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NEWS STORIES

Fifth Graders Create Art to Battle Invasive SpeciesSubmitted: 04/18/2013

Ben Meyer
Executive Producer
bmeyer@wjfw.com

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RHINELANDER - People worry more about aquatic invasive species after the ice melts in the Northwoods.

But this year, the awareness project is starting early - and at an early age for students.

Theresa Werner's fifth grade class in Rhinelander is just one of the classes in the area making posters.

The posters are for the Oneida County AIS contest.

The contest is meant to draw attention to the problem of invasives in our ter.

"(Eur)asian watermilfoil in some lakes, purple loosestrife, and zebra mussels in our lakes, and it's spreading really bad," says Alexa Adams.

"I was thinking that I just wanted to educate everybody about what invasive species can do to our waters," explains Izzy Haverkampf.
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"This is a very important project to me, so I took my time on this. I take my time on really good projects," says Robert Towne.

These posters will go against all other entries from the Oneida County area.

For Mrs. Werner's class, this project will become even more hands-on.

The students will go on the water to see invasive species for themselves.

"I'm really excited for it because I really want to see what it is all about and things like that," Hailee Verbist says.

The class will visit Boom Lake in late May - if there's no ice.

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Leadership Oneida County seeks more applicants before deadlineSubmitted: 08/27/2014

RHINELANDER - Going back to school takes a lot of time and money, but there's another way you can get a step up in your career without stepping in the classroom.

Leadership Oneida County is a nine month course offered to people who strive to be leaders. About 100 graduates of the course come from various backgrounds but have the same reason to take it.

"Go through this course to learn more about their community and learn more about their personal strengths as leaders, and to build their own professional network. The point of the course is to really connect leaders to their community," said Tim Brown, UW-Extension Community Resource Development.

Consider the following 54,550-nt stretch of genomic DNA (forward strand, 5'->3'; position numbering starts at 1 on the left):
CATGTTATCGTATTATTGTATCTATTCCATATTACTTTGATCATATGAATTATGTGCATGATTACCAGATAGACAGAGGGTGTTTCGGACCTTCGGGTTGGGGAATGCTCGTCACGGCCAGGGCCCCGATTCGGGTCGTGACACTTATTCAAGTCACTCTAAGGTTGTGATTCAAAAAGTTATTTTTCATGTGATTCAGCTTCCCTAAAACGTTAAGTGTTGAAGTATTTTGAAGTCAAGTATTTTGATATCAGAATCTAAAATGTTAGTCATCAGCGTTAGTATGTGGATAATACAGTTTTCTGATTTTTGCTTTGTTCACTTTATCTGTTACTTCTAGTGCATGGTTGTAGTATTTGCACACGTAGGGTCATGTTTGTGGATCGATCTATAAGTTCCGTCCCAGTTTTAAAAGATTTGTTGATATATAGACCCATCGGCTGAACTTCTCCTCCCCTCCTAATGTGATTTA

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Mining company pushes back permit timelineSubmitted: 08/27/2014

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The company says its application to develop an iron ore mine in Ashland and Iron counties will be pushed back until at least the fall of next year.

Gogebic had planned to submit an application in the spring of 2015 to develop a 1.5 billion dollar iron ore mine in the Lake Superior region.

A company spokesman says Gogebic won't finish all fieldwork this year and will be forced to conduct additional environmental work next year.

The approaching of fall is prompting Gogebic to wrap up some fieldwork already.

(Copyright 2014 Associated Press - All Rights Reserved)

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The Lincoln County Sheriff's office got a call just after six this morning.

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Northwoods biologists consider options to increase average size of panfishSubmitted: 08/26/2014

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NORTHWOODS - Fishermen catch about 60 million panfish per year in Wisconsin.

But the size of those panfish has been getting smaller.

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Their regulation plan comes from decades of data collection.

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The 33 year old Merrill woman was sentenced Tuesday.

"Out of the billions of people that could potentially be partners in life [the] two of you chose the single worst combination," says Circuit Court Judge Neal Nielsen.

Strom's fiance was former Lincoln County district attorney John Schellpfeffer.

The state argued this wasn't the first time Strom and Schellpfeffer had problems.

"In 2009 there was a criminal damage to property complaint, disorderly conduct," says Prosecuting Attorney Ralph Uttke. "Mr. Schellpfeffer called saying Ms. Strom was smashing the window to his house with a hammer and left, she was arrested a short time later."

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Federal appeals court hears arguments over Wisconsin gay marriage banSubmitted: 08/26/2014

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Federal appeals judges heard arguments on Wisconsin's gay marriage ban in Chicago Tuesday.

A federal judge struck down the ban in June, but the state is appealing to a higher court. The case has been combined with a similar case coming from Indiana, which also has a constitutional ban on gay marriage.

Camilla Taylor was representing one of the gay couples in the suit. She said the judges were focused on how the ban impacts the children of gay couples.

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